This is the highest authority in the styx permissions framework, "above or equal to root"; as it is where local, machine-specific roots of cryptographical trust are generated and derived from, for the package manager, bootstrap and firmware (UEFI), and for delegation of user rights from the installer-user.
    This includes single-user installations (where the installer-user context acts as full root authority, and said user's own active login account may be limited by themselves for security) and managed deployments (schools, businesses, households, families, and other cooperative situations) with multiple users or multiple computers under a single organization or with shared users and differing user privilege or access control levels.

  3. Re: the people in charge of styx, as a project: Referring to styx's community, its systems' or software stewardship or maintainership, its project and/or team leadership, its trusted individuals, organizational members, organizational owners and operators, boards, executives, presidents, or any business, personal or professional partnerships thereof. 2 3

  4. Re: features which may channel abuse to users: Specifically calling out e.g., Google services, where unexpected chat and messaging features are automatically included in Photos, Maps, Docs, Drive and other non-messaging apps, independently of their dedicated messaging apps which do exist (like Messages, Chat, Hangouts, Duo), and without sufficiently informing the user of their presence, leading to surprise invocations of message abuse, and block circumvention.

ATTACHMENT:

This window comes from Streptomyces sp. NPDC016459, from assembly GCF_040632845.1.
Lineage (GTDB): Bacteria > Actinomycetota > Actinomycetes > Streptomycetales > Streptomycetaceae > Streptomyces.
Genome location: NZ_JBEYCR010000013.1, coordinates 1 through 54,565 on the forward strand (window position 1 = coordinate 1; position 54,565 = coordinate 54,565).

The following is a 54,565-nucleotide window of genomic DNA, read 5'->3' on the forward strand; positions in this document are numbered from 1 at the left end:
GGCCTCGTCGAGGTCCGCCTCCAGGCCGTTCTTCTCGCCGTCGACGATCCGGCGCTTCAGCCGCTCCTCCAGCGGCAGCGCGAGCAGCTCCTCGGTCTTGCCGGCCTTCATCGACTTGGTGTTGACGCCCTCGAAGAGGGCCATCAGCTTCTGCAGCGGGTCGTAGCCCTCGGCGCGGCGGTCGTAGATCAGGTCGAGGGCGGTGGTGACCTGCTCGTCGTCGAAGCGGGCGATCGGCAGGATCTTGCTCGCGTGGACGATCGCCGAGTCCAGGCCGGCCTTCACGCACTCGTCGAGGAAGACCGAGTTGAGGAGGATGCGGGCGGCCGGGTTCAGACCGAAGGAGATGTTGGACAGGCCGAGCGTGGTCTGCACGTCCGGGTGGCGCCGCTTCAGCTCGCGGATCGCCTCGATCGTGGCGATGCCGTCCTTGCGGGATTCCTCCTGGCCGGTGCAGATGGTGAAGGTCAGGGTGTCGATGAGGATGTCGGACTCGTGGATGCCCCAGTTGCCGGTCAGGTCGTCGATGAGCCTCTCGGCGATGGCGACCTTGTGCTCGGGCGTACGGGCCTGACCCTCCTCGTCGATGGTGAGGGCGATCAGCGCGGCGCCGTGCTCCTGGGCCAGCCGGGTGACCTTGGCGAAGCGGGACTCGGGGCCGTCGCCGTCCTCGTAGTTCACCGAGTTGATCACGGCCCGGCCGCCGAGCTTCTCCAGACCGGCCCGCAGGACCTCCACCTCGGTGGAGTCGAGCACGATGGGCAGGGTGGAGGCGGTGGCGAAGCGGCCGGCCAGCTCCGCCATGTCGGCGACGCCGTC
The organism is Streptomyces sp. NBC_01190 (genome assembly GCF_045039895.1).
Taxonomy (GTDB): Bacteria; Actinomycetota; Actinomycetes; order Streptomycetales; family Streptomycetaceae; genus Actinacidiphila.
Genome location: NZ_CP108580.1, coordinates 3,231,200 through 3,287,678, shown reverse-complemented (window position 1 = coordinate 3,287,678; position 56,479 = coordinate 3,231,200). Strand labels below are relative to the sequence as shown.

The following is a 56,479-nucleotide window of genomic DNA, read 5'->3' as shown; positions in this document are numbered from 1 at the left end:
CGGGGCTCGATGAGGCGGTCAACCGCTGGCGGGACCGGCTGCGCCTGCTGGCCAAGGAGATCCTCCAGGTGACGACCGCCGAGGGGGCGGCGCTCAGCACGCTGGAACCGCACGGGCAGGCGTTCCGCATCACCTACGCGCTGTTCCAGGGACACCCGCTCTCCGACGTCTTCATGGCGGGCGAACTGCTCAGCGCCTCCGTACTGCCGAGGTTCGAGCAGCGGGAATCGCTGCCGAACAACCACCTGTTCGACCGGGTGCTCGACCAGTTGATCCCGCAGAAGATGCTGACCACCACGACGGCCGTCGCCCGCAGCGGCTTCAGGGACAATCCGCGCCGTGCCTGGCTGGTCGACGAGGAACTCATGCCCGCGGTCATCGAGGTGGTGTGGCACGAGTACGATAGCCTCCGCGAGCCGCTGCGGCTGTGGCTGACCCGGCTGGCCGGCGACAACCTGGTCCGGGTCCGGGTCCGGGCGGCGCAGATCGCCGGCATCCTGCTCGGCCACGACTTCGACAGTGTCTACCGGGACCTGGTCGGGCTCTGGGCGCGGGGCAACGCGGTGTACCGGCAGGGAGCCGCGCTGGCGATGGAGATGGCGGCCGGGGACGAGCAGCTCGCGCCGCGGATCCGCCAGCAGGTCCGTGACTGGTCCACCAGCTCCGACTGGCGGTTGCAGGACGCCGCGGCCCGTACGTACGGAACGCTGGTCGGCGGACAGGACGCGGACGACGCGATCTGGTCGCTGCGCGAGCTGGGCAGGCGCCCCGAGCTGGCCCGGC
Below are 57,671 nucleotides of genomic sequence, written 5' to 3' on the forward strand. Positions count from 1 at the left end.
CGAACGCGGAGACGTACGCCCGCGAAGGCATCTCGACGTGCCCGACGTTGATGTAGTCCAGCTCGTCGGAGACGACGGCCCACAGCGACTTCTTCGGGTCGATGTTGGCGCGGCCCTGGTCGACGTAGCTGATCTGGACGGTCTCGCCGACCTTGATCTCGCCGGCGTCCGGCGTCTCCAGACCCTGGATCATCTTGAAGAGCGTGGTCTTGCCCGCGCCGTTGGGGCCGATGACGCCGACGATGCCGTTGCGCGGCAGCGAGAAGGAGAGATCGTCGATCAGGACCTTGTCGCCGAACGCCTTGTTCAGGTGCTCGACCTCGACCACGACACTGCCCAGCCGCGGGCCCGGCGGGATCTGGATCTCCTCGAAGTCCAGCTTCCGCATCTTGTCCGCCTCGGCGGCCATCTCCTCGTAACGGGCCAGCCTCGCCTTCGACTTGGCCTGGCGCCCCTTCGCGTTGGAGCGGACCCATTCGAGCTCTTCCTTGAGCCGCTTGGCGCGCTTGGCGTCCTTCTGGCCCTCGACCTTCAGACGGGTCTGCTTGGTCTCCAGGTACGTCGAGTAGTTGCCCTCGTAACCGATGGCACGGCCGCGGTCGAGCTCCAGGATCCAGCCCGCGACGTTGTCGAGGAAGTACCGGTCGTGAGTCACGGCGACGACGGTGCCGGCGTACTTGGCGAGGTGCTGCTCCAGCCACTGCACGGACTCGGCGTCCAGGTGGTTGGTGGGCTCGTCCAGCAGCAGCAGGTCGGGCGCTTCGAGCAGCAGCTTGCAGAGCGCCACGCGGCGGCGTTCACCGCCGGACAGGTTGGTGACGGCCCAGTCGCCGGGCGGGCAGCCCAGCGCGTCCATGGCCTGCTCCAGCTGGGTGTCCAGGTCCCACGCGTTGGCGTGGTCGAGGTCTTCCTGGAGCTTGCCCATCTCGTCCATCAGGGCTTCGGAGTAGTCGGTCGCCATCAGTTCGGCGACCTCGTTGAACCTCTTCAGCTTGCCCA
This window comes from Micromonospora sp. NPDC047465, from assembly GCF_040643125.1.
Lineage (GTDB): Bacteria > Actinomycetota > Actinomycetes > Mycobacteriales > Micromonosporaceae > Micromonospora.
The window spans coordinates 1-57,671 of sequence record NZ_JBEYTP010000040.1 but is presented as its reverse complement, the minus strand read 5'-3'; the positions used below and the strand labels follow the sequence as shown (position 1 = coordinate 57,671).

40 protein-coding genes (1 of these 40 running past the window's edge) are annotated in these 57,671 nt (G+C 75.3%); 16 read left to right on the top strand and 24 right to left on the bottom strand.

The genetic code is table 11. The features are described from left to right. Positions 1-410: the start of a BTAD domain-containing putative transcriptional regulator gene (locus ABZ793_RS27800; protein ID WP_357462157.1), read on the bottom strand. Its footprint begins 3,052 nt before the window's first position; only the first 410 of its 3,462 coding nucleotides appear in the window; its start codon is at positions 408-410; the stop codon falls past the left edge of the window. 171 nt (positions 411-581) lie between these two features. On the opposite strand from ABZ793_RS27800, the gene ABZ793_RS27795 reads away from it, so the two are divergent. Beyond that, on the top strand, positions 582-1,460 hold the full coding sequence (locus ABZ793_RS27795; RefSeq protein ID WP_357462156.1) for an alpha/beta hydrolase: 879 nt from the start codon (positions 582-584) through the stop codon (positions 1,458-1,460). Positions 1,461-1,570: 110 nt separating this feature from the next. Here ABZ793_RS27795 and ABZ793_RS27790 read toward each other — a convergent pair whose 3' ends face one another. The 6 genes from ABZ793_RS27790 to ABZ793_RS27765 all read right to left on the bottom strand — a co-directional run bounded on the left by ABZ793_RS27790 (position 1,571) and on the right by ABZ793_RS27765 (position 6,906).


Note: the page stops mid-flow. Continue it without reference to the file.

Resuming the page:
5. Re: privacy options scattered in confusing UI: Calling out... a lot of apps, but Facebook takes the cake for this one. Have other examples? I'd love to hear about them in the comments. 👇

  6. Re: "In plain English": We should also expect to localize the policies where possible and as necessary.

  7. Many such examples, both broad and narrow in scope. Twitter/X as a whole; Meta's fixation on 'the metaverse'; GNOME's ongoing behavior; or Ubuntu having "erotic" wallpapers (SFW, text) in an early version.

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Use of other names and brands is not intended to reflect a claim of, or right to, use the name or brand. styx is an operating system using the Linux kernel and components, and "styx Linux" as a phrase does not reflect the inclusion of the Linux brand or trademark in the styx project. Linux® is the registered trademark of Linus Torvalds in the U.S. and other countries.